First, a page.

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Critical Thinking and Social Studies
Critical Thinking and the Social Studies Teacher
by Mike Yell
The advance of knowledge has been achieved not because the mind is capable of memorizing what teachers say but because it can be disciplined to ask probing questions and pursue them in a reasoned, self-critical way. Scholars pursuing knowledge submit their thinking to rigorous discipline.
One of the most used and highlighted books in my professional library is Critical Thinking: How to Prepare Students for a Rapidly Changing World by Richard Paul, an international leader in critical thinking movement. We often hear about the need for critical thinking, but we seldom hear sound definitions, or, in my opinion, see comprehensive models that we can apply to what we do in our classrooms. To my mind the works of Richard Paul, and his colleagues Linda Elder Gerald Nosich, and others at the Foundation for Critical Thinking put flesh on the bones of the concept of critical thinking; a concept all too rarely made substantive.
While there are many different approaches to, and definitions of, critical thinking, the Paul/Elder view is that critical thinking is the development of discipline organized thinking that monitors itself and is guided by intellectual standards. Further, they hold that reasoning must be at the heart of good teaching, sound learning, and preparation for college, career, and civic life. Rather than lectures, worksheets, and didactic instruction, it is through reasoning and thinking their way through the curriculum, that students really learn. This approach to critical thinking, I believe, puts this model of critical thinking head and shoulders above others.
The Richard Paul and Linda Elder view of critical thinking, then, has two major components: the elements of reasoning and intellectual standards both of which can, and, in my opinions, should become fundamental components of our social studies instruction.
Elements of Reasoning and Intellectual Standards
Helping our students to become strong disciplined thinkers, thinkers who can navigate the complexities and challenges of college, career, and civic life, is our main goal as social studies educators. To improve student thinking about social studies subjects, and our teaching of those subjects, necessitates an understanding of the elements of good thinking, good reasoning and weaving these elements into our work as social studies teachers. The foundation’s Gerald Nosich explains the elements by noting not all thinking is critical thinking.2 Forming a closely reasoned judgment after paying close attention to evidence is thinking, but so is jumping to conclusions without considering any evidence. The former is critical thinking in that the individual used evidence to reason out a judgment. The use of evidence is the difference; evidence is one of the elements of reasoning.
These elements of reasoning include
· understanding purpose (this is the beginning point of reasoning)
· understanding and developing questions
· understanding and seeking out the best information (data, evidence, concepts)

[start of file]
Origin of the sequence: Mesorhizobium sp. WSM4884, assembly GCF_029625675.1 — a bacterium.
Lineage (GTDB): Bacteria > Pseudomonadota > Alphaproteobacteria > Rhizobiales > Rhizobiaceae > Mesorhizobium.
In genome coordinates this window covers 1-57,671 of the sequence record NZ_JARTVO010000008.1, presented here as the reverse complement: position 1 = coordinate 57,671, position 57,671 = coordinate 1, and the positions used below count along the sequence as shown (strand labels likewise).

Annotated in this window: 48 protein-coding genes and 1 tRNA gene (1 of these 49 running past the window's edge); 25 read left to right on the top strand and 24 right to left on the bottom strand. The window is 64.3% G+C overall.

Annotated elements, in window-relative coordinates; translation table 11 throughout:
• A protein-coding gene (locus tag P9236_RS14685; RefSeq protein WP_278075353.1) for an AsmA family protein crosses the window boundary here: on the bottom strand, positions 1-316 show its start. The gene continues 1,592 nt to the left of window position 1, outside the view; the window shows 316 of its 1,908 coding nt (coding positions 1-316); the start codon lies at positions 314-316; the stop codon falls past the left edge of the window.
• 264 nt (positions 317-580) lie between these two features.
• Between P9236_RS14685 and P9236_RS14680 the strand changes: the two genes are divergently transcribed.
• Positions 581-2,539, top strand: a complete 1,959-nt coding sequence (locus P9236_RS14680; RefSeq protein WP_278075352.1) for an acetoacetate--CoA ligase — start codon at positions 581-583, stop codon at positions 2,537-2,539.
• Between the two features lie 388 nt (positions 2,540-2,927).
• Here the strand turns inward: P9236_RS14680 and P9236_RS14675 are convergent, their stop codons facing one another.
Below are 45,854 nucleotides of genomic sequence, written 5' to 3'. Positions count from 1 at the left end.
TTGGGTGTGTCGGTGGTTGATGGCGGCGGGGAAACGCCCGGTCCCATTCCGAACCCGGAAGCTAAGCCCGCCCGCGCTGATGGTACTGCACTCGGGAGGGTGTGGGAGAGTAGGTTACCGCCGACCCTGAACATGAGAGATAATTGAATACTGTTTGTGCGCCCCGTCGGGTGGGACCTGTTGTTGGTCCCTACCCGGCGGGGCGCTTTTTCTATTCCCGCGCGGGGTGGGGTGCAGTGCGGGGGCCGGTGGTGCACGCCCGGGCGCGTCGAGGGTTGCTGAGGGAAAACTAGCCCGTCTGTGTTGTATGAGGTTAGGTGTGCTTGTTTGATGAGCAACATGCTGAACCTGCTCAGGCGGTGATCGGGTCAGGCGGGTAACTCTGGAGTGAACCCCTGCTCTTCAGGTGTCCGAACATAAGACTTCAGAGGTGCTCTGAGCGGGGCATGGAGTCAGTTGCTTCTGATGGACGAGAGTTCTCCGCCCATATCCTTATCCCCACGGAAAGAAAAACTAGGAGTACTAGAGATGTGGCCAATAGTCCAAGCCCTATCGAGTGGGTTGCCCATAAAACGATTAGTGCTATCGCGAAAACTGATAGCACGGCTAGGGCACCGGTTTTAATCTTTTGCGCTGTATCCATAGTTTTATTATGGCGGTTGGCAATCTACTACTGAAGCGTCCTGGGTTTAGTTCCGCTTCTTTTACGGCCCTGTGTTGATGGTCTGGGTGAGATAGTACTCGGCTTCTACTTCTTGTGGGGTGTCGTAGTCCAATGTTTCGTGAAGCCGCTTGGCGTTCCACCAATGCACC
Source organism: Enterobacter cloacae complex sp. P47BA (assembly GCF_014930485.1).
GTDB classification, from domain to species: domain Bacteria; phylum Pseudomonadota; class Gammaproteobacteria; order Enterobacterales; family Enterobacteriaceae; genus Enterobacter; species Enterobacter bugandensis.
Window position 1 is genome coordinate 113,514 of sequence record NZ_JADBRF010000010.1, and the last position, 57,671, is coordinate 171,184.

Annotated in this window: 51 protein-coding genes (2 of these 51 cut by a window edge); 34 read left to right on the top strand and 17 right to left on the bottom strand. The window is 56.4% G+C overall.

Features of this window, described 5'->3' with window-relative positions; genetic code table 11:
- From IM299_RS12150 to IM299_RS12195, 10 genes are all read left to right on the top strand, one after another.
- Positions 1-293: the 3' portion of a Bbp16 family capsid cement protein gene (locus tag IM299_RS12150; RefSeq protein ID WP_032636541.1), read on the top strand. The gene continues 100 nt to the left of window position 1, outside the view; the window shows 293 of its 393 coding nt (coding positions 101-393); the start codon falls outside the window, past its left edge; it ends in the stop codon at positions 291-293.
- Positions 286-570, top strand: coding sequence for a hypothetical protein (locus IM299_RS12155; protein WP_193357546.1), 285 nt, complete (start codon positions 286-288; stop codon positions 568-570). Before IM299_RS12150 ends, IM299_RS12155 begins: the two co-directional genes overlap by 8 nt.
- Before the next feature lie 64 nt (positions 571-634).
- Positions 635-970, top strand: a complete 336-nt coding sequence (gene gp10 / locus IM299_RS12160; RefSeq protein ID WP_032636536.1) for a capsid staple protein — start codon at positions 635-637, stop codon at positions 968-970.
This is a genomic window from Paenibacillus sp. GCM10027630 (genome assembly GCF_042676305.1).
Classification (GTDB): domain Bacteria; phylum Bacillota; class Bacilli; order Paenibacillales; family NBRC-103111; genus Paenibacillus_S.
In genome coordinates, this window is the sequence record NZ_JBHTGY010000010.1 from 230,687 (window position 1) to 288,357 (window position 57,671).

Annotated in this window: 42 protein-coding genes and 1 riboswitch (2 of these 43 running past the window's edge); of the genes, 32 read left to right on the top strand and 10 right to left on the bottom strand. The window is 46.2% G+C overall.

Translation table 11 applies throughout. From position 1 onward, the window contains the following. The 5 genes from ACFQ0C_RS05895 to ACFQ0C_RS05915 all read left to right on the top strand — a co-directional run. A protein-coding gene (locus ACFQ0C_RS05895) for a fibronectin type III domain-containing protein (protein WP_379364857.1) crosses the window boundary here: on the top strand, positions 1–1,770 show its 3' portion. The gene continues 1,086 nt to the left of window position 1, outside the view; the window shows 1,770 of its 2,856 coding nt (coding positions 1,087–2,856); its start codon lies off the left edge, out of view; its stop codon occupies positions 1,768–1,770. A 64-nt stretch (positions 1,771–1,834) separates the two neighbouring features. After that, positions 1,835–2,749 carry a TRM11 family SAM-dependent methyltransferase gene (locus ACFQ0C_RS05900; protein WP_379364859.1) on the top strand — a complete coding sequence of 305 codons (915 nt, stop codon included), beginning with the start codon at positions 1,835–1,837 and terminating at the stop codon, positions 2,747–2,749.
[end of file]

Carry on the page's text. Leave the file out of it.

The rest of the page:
· understanding inferences, assumptions
· understanding and weighing implications
The Paul/Elder model of critical thinking also includes intellectual standards. These standards serve as guidelines, by which we, and our students, can assess our own thinking. Whereas critical thinking is thinking that utilizes the elements of reasoning, it is also thinking that meets high standards of quality, standards of quality that we want our students’ thinking and work to strive to achieve.
Some of these standards include
· Clarity (good thinking is always clear)
· Precision (focused on being specific)
· Accuracy (checking to determine if thinking represents what is)
· Relevance (not straying from the task or questions at hand)
· Depth (not shallow/probes beneath the surface)
· Fairmindedness (an intellectual trait whereby one fairly consider all sides of an issue)
As Richard Paul writes in the preface to his book Critical Thinking: How to Prepare Students for a Rapidly Changing World
Imagine the satisfaction of looking through the inventory of one’s beliefs and finding that many of them were consciously, deliberately, and painstakingly chosen for their accuracy, their depth, their clarity, their consistency – in other words, their legitimate merit! (Paul ii)
Would that were the case more often! Incorporating good thinking and reasoning at the heart of instruction and by setting high standards for that reasoning, I believe, makes this conception more comprehensive and complete than other conceptions of critical thinking. And although a number of essays Paul has written deal with content areas in secondary education, neither Richard Paul nor Linda Elder has written a book specifically addressing social studies and critical thinking.
The Foundation for Critical Thinking (criticalthinking.org) has just published the book Student Guide to Historical Thinking by Linda Elder, Meg Gorzycki, and Richard Paul, but it certainly could be subtitle Critical Thinking and the Social Studies Teacher! 3 This small volume does an excellent job of concisely yet deeply exploring how critical thinking can become an important part of student learning.
We want our students to go beyond recall and gain command of how they think through social studies concepts, issues and processes, and this means understanding how to use their reasoning abilities and the standards to answer social studies questions. What Elder, Gorzycki and Paul write about for history holds for the other social studies disciplines as well; the rich and deep disciplines of the social studies are about more than recall, more than simply memorizing chronology, events, and names; they are ways of understanding, learning, and thinking about the world. The Student Guide to Historical Thinking examines how history instruction (read social studies instruction) can go beyond recall instruction to an instruction characterized by logically pursuing questions, thinking deeply about them, forming inferences and hypothesis and assessing them with high standards.
One of the aspects of the Paul/Elder model that is so appealing-and important-and that comes through so clear in The Student Guide to Historical Thinking, is their firm commitment to reasoning as the center of teaching, and helping students learn to assess their own work, their own thinking, through the use of intellectual standards.